You are here: Home Articles News

News

Probing the angst and anguish of dalit women

British author Valerie Mason-John’s new book Broken Voices has series of interviews with dalit women, recounting their horrific experiences of caste-based injustice and discrimination. During her five-month stay Valerie lived, ate and worked together with these women to get the feel of what it is like to be an untouchable in India.

Read More…

Slow march to the gallows finally halted

Found guilty of espionage, Kashmir Singh, an Indian national was awarded capital punishment by a Pakistan court in 1973. Having remained on death row for 35 long years, he has been recently granted clemency by President Pervez Musharraf. He is now all set to return and reunite with his family.

Read More…

Avian influenza: Good job India, says FAO

UN Food and Agriculture Organisation is all praise for authorities in India for taking swift and comprehensive steps to curb bird flu in the state of West Bengal. Measures included prompt compensation to farmers, culling of infected chickens and effective collaborations among concerned departments.

Read More…

Villagers script Corbett’s success story

When local populace and officials work in tandem, the chances of any conservation efforts succeeding are more. This became clear when villagers in the hilly state of Uttarakhand in northern India and forest department came together to help protect wildlife in the famous Jim Corbett National Park.

Read More…

Afghan youth campaign for girls’ education

Kabul, Afghanistan: Faiz Mohammad Fayyaz, now in his early twenties, lost his father when he was seven years old. His mother cannot read and write, because her father did not allow her to go to school, and married her off at the age of 14. Despite all this, Faiz’s mother made sure that he and his three sisters got an education.

Read More…

South Asia discusses protection of child rights

Last week policymakers from South Asia gathered at Bangladeshi capital to discuss social protection strategies for children on health and basic education. Government representatives, international NGOs, researchers and experts shared initiatives and identified methods to secure the future of children.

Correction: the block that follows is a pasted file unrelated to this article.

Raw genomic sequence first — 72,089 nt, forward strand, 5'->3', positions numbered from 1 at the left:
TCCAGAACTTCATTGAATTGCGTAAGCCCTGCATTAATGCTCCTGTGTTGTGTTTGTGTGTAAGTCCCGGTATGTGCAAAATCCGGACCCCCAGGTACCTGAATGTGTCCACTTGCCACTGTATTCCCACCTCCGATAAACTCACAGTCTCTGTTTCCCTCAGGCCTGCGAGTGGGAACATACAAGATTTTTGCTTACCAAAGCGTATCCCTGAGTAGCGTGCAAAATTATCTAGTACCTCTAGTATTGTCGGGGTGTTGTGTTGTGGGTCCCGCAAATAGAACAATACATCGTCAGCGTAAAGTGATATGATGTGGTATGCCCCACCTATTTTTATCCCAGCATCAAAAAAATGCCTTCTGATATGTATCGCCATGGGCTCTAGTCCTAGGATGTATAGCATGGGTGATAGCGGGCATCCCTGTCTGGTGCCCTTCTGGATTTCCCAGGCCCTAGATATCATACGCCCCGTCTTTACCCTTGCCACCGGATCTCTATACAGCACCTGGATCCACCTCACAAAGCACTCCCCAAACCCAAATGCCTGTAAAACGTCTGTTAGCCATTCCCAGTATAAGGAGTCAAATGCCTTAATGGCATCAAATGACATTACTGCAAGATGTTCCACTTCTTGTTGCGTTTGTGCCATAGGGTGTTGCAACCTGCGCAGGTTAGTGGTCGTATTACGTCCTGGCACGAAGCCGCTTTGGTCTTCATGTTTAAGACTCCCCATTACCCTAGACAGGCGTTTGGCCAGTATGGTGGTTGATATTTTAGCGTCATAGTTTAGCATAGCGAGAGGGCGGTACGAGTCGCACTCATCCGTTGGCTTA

Read More…

Combating human trafficking with effective policing

To counter human trafficking, Indian government with support from UN agency on drugs and crime has released a manual for Delhi Police. The manual guides policemen to deal strictly with the crime and also talks of bringing about an attitudinal change so as not to subject the victims to further indignities.

Read More…

Create village assets through NREGA, says CSE

Centre for Science and Environment releases a two year study on the National Rural Employment Guarantee Act as it becomes pan-Indian from April 1. NREGA can regenerate the village economy through productive assets on water conservation and afforestation and just wages for the people, says CSE.

Read More…

Eight years on, human rights crusader fights on

Frail but fierce Irom Sharmila has been on hunger strike for the last eight years demanding a repeal of the draconian Armed Forces Special Powers Act in Manipur. The Act empowering armed forces to shoot and kill insurgents continues to be grossly misused in the north-eastern Indian state.

Read More…

Afghanistan’s food shortage triggering riots